The Edenballymore was a full rigged sailing vessel of 1726 gross tons and was built for her original owners, Thomas Dickie and Co Ltd of Glasgow, by Russell & Company Limited of Greenock and launched in March 1890. Her measurements were 260.6′ x 38.2′ x 23.0’and she was the 224th vessel to be launched by the yard. She and sold to The Edenmore Company of Greenock in 1900.
The ship, renamed Edenmore, loaded a general cargo at Hamburg and cast off on her voyage to Sydney, Australia around 5:30am on 3rd October 1909. In command was David Jackson, an experienced skipper, who was on his first trip in charge of the Edenmore. He had a crew of twenty five men aboard. The ship was towed from the harbour down river and into the open sea where the tug cast off the tow at 4:24pm. Captain Jackson’s original intention was to sail through the English Channel before turning south to head down the west coast of Africa. However, as they set off they found themselves in a strong south westerly gale which made this heading impossible so Jackson decided to take the northerly route round the top of Scotland before heading south. For four days the gale blew but they made steady headway north towards Fair Isle intending to pass between Fair Isle and the north tip of Orkney rather than risk the strong tides of the Pentland Firth.
By 3pm on the 7th the gale, rather than abating was stronger forcing the captain to order much of the sails on his ship to be furled and stored to avoid damage. By this time the visibility was also severely reduced as the crew struggled to stow the sails in the increasing gales. Suddenly, as the ship lost headway, she struck rocks at her stern and then drifted ashore. She had run aground on the small island of Papa Stronsay, one of the more northerly of the Orkney Islands. Thankfully the site of her stranding was fairly sheltered and the ship came to rest in a reasonably safe position. After firing a number of distress rockets the crew remained aboard the stranded ship until 3am the next morning when a boat from Stronsay came alongside. The Edenmore’s boats were launched, the crew safely boarded them and they were guided ashore by the local boat.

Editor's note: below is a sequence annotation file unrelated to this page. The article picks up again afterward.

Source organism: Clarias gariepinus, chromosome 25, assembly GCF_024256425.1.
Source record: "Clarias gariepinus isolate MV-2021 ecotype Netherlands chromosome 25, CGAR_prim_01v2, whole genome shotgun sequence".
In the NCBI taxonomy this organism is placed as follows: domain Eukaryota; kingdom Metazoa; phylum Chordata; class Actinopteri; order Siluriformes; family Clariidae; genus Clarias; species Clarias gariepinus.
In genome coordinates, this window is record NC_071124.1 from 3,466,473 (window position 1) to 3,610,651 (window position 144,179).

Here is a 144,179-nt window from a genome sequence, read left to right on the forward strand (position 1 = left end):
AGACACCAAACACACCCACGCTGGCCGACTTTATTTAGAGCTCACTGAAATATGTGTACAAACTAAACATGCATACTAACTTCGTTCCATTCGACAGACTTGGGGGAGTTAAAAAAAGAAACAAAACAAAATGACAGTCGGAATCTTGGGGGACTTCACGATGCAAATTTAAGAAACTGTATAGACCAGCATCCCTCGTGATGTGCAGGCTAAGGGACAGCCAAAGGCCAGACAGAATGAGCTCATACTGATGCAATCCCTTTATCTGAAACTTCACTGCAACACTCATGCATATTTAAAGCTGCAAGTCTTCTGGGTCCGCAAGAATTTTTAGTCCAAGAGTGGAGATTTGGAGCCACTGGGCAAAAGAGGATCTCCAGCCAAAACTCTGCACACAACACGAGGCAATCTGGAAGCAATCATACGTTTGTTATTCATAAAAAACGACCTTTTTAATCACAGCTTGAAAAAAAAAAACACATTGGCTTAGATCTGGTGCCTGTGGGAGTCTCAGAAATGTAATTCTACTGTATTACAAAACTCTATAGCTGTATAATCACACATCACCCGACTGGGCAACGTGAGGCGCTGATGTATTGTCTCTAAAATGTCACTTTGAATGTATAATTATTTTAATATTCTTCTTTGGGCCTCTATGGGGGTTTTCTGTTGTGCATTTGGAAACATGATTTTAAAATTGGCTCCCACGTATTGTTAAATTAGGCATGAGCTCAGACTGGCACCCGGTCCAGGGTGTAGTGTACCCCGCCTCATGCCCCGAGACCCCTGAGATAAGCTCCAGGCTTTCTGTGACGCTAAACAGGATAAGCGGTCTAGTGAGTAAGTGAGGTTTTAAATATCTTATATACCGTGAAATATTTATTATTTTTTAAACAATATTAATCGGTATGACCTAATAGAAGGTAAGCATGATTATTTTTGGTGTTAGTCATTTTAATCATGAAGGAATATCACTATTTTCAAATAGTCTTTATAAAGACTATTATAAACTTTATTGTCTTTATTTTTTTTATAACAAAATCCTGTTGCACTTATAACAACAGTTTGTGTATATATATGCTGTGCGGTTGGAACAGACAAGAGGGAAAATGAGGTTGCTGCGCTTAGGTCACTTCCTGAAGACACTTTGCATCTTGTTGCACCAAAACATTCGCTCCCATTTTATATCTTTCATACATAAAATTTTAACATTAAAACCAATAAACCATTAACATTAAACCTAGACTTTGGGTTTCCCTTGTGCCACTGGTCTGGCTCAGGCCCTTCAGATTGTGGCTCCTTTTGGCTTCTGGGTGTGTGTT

Although the site was fairly exposed it was hoped that she could be successfully re-floated and the East Coast Salvage vessel the Compan was engaged to attempt this. By the time their representative, Mr Armitt, arrived on the scene a couple of days later the ship had already lost her rudder and some of her holds were awash. On the arrival of the salvage ship it was intended to remove her cargo but this was delayed when the Compan ran aground temporarily on the voyage north but, on October 11th , removal of the cargo began. This operation went well and a good part of the cargo was removed before a further gale arrived in the area and the Edenmore broke up spilling what was left of her cargo into the sea.